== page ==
ADFA Sex Scandal—Just a Few Bad Eggs?

Here are some particularly poignant quotes from Insight’s look at the sex scandal that rocked the Australian Defence Force Academy, and their treatment of women:

“… We are recruiting from a society that may put great emphasis on masculinity, blokey behaviour, these young men coming into ADFA, their heroes are  footballers who are getting slaps over the wrists for sexual misbehaviour and alcohol. You have to realise that we are bringing those sorts of people in…”

This is very true of Australian “blokey” culture, but is it similar inside the defence force?:

 “The cases that we have been looking at are very sad and certainly not accepted in defence but they are in a minority and it is disappointing that I think the culture is not the negative culture that we are trying to portray in some of these stories. As bad as they are it’s a strong culture based on values and values based leadership. Yes, there are some bad eggs out there and bad incidents. But that’s not the culture of defence. The defence culture is a positive one based on really strong values.”

Is it really about just a few “bad eggs” amongst a lot of standup officers (as the below anecdote will illustrate) that happen to get their stories of “misbehaviour” in the news? Is “defence culture” a reflection of Aussie society that, indeed, slaps footballers on the wrist for major indiscretions and blames the victim? Or are “these attitudes… coming from within defence”, and somehow perpetuating the above cultural perceptions? Really, how can we trust the ADFA to act within the best interests of Australia and to keep us safe when they can’t even act within the best interests of their female cadets; to keep them safe?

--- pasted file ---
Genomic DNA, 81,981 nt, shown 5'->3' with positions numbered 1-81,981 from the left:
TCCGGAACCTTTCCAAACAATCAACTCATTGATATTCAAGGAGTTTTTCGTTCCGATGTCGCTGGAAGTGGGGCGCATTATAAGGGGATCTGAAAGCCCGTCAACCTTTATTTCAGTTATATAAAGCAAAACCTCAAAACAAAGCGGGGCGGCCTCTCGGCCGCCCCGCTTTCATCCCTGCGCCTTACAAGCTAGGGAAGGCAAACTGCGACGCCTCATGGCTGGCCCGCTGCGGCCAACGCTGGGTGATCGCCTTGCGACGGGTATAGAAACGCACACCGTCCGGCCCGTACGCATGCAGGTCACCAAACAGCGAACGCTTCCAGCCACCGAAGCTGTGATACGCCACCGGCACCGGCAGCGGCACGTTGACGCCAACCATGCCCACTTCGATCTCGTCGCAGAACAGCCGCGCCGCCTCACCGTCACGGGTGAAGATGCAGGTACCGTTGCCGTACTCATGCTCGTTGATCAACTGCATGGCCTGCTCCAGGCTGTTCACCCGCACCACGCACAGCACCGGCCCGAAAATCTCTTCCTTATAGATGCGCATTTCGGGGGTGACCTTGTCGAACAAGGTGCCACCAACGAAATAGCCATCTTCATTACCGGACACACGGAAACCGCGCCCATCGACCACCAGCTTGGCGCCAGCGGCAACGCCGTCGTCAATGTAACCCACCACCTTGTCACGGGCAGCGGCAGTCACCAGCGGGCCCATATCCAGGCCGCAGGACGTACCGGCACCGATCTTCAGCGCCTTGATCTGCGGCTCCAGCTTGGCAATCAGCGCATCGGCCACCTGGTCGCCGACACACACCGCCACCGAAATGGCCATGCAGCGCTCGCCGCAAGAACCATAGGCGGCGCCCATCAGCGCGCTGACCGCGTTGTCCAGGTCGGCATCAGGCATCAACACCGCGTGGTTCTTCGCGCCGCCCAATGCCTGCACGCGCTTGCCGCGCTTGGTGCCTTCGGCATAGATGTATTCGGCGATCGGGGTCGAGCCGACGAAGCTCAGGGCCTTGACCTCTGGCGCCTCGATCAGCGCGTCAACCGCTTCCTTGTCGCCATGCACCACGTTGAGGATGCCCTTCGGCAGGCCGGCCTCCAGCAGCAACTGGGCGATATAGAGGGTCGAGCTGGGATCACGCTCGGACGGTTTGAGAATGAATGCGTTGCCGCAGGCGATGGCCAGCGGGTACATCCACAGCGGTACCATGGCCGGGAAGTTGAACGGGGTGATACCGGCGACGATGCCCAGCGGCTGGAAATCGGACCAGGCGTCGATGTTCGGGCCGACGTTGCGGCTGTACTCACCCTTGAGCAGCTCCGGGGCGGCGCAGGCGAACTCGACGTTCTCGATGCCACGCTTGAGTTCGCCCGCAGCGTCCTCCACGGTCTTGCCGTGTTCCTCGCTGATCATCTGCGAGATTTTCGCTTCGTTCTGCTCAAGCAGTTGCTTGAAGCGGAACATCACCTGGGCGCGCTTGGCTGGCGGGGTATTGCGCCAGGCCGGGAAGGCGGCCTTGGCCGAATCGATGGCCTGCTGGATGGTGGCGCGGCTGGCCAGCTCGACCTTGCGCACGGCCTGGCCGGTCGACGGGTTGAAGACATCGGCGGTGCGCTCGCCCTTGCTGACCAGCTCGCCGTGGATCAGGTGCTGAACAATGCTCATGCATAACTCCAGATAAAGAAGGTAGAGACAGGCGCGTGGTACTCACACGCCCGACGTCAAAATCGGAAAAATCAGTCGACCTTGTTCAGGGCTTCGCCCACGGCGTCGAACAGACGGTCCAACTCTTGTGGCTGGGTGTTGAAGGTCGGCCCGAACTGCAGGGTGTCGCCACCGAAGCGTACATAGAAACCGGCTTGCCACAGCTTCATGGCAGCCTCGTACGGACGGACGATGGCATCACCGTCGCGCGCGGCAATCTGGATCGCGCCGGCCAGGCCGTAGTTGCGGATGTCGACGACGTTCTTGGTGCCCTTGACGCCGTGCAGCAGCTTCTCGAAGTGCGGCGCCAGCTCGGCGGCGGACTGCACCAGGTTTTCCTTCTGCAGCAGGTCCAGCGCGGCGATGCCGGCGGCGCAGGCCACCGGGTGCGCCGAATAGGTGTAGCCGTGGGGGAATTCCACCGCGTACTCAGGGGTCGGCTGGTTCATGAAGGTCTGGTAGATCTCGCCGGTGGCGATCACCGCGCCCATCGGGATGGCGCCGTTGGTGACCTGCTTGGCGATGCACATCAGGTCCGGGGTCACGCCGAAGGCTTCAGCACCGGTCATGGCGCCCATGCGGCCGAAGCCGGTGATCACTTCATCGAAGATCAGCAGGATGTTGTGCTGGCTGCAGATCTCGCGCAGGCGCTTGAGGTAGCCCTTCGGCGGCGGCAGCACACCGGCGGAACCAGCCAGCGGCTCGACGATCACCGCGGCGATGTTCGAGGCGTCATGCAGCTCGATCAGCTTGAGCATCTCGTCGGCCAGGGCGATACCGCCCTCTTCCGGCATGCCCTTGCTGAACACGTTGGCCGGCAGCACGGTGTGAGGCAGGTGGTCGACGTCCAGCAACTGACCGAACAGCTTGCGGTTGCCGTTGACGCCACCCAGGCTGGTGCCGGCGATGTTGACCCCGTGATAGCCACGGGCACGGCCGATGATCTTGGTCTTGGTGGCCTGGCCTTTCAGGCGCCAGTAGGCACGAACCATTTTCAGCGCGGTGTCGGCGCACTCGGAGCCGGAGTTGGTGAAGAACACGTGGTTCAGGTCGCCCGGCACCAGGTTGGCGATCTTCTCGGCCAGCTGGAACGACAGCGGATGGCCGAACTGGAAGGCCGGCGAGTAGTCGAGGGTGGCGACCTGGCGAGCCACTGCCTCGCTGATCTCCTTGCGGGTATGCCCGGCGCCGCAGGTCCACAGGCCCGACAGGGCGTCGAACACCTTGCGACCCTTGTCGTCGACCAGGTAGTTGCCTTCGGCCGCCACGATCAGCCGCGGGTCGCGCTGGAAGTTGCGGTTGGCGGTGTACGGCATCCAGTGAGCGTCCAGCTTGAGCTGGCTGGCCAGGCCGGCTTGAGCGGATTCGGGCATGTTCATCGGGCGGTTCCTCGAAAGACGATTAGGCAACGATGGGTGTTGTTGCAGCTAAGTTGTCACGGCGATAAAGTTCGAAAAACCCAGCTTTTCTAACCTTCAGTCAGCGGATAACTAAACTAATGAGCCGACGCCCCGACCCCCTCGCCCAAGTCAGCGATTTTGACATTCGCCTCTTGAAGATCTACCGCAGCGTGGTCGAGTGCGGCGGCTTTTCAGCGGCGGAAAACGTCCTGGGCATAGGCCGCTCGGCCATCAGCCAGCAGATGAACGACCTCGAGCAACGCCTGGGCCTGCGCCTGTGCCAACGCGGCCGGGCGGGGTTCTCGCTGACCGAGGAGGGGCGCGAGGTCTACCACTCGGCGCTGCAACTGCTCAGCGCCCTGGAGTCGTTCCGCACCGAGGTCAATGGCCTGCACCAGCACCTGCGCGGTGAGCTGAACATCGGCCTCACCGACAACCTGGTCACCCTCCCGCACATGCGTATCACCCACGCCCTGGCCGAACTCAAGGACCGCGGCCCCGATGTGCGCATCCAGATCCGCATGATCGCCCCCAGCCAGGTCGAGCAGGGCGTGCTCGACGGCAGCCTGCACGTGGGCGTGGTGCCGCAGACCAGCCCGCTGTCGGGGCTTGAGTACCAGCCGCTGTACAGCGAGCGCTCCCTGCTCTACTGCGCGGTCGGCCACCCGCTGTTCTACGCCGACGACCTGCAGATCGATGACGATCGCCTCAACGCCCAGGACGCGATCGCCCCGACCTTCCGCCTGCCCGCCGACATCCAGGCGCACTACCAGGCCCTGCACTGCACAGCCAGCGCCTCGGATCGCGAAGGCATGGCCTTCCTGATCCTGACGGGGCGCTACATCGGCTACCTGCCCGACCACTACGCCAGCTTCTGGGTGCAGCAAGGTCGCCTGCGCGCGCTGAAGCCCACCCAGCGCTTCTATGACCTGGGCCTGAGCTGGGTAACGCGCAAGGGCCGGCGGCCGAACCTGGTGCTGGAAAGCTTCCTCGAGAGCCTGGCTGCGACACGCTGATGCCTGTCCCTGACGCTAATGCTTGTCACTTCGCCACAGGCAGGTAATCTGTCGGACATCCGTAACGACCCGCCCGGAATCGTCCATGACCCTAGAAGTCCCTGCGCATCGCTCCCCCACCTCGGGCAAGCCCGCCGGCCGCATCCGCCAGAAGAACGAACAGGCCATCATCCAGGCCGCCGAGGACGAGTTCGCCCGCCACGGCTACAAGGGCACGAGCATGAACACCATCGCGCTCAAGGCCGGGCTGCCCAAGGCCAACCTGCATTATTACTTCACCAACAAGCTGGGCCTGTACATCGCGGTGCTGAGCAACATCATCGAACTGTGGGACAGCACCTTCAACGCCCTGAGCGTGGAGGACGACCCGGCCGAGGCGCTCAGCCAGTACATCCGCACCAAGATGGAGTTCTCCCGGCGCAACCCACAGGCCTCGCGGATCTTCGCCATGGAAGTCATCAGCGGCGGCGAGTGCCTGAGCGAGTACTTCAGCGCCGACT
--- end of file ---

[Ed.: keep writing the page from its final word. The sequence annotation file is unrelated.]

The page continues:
“I had a private soldier come to me who said, ‘Sir, I’m really upset. The sergeant has given me some papers and I’m to be discharged and I don’t know anything about this.’ I asked him to sit down and tell me his story. He was being discharged because his fitness had decreased and reason his fitness had decreased was because he was upset because he had just lost his twins, his twin babies. Both his twins had just died. Of course he was beside himself with grief and wasn’t exercising and wasn’t able to pass his fitness assessment.

“So I said to the sergeant, ‘Leave this with me.’ I went off home, the sergeant had gone into my office and taken the papers out, gone back to the private and told him he was being discharged and that this was what defence was doing with him because he couldn’t pass his fitness assessment. I took that sort of complaint to my Commanding Officer and I was referred for psychological assessment. When I complained about that I was charged with insubordination, when I complained about being charged with insubordination for following the redress of grievance system I was threatened with court martial, a full on court martial for writing letters to people complaining about their behaviour.”

Related: Why Are Famous Men Forgiven for Their Wrongdoings, While Women Are Vilified for Much Less?

Elsewhere: [SBS] Under Fire: SBS Insight Transcript.

Images via SBS, The Daily Telegraph.

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